Everyone dreads those personal statement boxes on the job application form but we’ve all had to write ‘em and, if we’re in employment, they’ve clearly done the trick. Why would anyone literate need a guide to writing job applications?

Well, as an English teacher I certainly consider myself to be more than merely functionally literate and I some of the feedback on my ability to write a letter of application I had last year was very hard to hear.

The head teacher of a school at which I’d applied to become an assistant head told me the reason I wasn’t called for interview was because he’d been put off by my application letter. He didn’t like my writing style and thought it wasn’t specific enough. In particular he disliked the fact that I’d put several phrases in ‘inverted commas’ and used too many italics.

What do you do with this kind of criticism? Should I write it off as the views of one individual and stay true to myself, or should I take on board the advice offered wholesale? This sounds like a trite rhetorical question, but for a few weeks I felt really torn. I know it’s impossible to second guess exactly what someone else wants to hear and even if you could, you’d probably regret it, but still: if only there was a winning formula.

A few weeks later, I attended a course rune by Hays Leadership called Aspiring Leaders. I had very little idea what to expect and was pleasantly surprised to discover the thrust of the course was on securing and succeeding at interviews for school leadership positions. Perfect.

The advice was that applicants should use the National Standards for Headship to structure their applications. A copy of these can be downloaded  here.

The standards are:

  • shaping the future
  • leading learning and teaching
  • developing self and working with others
  • managing the organisation
  • securing accountability and
  • strengthening community.

I am ashamed to say, I knew nothing about these standards beforehand and it made perfect sense to demonstrate my understanding of these qualities in any application. The course leader went through what they each meant and I would recommend reading through them and making some detailed notes before beginning the application process.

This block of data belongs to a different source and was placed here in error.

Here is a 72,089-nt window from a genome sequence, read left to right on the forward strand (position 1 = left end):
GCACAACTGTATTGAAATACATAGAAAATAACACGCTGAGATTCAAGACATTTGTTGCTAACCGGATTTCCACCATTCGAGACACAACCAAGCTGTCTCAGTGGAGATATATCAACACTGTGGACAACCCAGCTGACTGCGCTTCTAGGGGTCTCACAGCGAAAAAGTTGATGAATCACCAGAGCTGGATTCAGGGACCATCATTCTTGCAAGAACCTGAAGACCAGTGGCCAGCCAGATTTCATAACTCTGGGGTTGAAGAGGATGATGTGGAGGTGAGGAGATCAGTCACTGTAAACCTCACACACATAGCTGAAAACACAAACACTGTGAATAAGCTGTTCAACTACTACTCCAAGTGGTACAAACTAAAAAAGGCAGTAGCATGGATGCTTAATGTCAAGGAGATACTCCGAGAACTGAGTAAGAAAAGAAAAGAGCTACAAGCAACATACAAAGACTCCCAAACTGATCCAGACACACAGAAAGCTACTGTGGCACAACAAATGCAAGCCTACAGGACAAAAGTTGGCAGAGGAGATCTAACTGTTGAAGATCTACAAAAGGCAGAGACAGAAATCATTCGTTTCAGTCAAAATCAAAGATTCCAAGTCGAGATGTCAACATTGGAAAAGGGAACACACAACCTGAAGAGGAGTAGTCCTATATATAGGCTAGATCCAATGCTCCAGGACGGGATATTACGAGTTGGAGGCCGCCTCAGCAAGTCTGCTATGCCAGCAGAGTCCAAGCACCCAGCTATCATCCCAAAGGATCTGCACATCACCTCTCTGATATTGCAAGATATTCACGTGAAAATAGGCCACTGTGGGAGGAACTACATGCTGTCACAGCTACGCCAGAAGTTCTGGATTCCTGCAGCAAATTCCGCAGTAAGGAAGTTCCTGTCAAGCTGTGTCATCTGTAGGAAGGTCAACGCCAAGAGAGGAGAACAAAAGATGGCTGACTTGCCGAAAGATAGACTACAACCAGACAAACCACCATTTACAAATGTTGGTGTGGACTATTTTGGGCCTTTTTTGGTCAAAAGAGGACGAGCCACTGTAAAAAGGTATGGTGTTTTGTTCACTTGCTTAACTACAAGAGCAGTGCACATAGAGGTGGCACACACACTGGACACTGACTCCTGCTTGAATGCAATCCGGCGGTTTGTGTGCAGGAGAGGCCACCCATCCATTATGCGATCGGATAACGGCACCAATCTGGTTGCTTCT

Some schools design their job description and person specification around these standards which makes it very straightforward to construct your application. Others don’t. The advice offered in these cases is to work out which parts of the person spec/job description apply to which standards. So, if you’re asked to demonstrate Courageous and committed leadership through effective role modeling” you would slot this into your ‘managing the organisation’ section and, “A significant contributor to strategic thinking and development” would come under ‘shaping the future’I’d advise putting the whole lot into a speadsheet to work out exactly what should go where.

The other important piece of advice is to make sure that for each of the standards you have a clear example which shows the context you are working in, what your vision was or is, the actions you have taken to implement your vision and the impact they have had (CVAI).  By doing this you avoid wooly hypothetical statements.

All of this was, needless to say, extraordinarily helpful. The next two applications I completed resulted in being offered an interview. One head told me that my application was “outstanding” and one of the best she had ever read! Sadly I didn’t get either job but that doesn’t matter. I now know how to write a leadership application and am confident that when the next job comes along I stand a very good chance of being interviewed for it.

Whilst this advice is aimed at leadership applications, the CVAI structure should be used in all applications and interviews whether you’re an NQT or a headteacher.

Another useful post on writing job applications from Simon Warburton here.